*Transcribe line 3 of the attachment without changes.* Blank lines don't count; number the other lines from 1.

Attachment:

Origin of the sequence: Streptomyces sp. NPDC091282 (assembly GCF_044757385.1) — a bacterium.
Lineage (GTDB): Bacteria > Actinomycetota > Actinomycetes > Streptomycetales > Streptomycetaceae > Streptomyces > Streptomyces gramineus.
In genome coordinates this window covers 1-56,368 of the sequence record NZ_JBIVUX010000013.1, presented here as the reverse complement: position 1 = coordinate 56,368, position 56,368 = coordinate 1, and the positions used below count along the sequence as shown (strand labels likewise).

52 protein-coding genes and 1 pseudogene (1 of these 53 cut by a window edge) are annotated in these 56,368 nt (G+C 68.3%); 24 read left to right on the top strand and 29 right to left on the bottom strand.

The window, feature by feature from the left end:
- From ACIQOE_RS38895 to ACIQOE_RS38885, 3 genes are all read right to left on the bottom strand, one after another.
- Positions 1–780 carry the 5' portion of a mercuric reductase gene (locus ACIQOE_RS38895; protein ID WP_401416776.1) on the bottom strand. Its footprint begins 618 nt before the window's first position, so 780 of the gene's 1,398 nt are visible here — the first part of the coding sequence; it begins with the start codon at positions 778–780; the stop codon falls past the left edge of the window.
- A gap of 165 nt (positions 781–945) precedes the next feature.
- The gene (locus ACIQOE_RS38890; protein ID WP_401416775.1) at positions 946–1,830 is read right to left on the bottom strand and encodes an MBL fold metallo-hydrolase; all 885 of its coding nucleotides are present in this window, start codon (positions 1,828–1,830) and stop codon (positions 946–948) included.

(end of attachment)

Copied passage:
In genome coordinates this window covers 1-56,368 of the sequence record NZ_JBIVUX010000013.1, presented here as the reverse complement: position 1 = coordinate 56,368, position 56,368 = coordinate 1, and the positions used below count along the sequence as shown (strand labels likewise).